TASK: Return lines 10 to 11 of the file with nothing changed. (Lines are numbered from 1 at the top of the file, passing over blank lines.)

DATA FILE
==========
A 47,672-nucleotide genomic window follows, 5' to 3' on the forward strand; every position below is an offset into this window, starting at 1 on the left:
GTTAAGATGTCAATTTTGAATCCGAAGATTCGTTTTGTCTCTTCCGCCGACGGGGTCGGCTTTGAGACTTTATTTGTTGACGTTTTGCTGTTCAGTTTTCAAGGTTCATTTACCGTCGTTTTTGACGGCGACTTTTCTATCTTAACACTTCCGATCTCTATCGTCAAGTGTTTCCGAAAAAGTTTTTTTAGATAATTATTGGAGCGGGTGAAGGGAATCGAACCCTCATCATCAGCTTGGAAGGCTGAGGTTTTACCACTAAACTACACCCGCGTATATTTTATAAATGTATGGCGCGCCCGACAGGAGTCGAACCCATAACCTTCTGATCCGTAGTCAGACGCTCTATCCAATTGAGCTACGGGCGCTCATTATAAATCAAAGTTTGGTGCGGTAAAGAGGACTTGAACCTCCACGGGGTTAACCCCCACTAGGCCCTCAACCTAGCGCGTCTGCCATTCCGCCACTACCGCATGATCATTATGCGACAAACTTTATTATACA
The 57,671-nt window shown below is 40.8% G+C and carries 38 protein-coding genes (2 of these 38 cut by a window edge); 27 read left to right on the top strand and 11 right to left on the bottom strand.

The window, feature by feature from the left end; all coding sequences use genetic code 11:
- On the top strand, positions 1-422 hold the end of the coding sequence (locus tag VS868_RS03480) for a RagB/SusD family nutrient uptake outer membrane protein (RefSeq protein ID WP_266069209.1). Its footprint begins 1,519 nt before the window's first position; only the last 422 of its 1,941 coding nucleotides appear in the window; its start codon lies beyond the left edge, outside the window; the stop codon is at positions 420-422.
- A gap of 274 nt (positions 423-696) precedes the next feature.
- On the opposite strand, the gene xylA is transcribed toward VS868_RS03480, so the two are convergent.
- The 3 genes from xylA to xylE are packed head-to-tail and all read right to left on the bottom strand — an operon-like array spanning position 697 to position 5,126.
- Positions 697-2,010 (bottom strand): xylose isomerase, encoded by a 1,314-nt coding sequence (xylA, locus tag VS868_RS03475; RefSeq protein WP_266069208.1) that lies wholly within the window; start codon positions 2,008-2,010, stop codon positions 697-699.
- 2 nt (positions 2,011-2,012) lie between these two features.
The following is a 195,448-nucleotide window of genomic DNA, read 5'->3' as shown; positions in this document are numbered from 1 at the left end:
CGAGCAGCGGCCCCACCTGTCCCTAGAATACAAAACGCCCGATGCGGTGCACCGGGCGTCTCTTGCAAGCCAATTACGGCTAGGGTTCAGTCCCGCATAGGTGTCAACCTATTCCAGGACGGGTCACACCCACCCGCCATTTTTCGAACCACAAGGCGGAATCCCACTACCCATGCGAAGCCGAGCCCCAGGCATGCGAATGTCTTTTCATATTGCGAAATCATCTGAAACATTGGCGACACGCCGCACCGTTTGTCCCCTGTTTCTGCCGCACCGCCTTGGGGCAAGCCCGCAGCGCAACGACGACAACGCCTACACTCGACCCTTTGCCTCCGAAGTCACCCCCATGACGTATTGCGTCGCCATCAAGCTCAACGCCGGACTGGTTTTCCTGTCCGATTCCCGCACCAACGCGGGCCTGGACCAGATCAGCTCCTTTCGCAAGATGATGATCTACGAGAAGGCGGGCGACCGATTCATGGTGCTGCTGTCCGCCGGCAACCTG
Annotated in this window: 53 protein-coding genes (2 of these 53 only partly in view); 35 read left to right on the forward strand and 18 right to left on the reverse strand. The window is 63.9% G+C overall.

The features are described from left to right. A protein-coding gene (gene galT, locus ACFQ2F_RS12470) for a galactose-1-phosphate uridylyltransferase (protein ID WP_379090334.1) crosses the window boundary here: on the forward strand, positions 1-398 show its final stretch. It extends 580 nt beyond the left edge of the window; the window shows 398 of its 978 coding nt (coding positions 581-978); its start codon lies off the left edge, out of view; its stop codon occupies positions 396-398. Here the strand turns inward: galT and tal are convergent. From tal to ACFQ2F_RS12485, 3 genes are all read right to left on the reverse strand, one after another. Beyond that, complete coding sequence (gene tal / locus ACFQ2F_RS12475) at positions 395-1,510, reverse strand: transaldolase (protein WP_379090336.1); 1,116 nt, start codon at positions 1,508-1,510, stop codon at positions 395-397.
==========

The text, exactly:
- 2 nt (positions 2,011-2,012) lie between these two features.
The following is a 195,448-nucleotide window of genomic DNA, read 5'->3' as shown; positions in this document are numbered from 1 at the left end: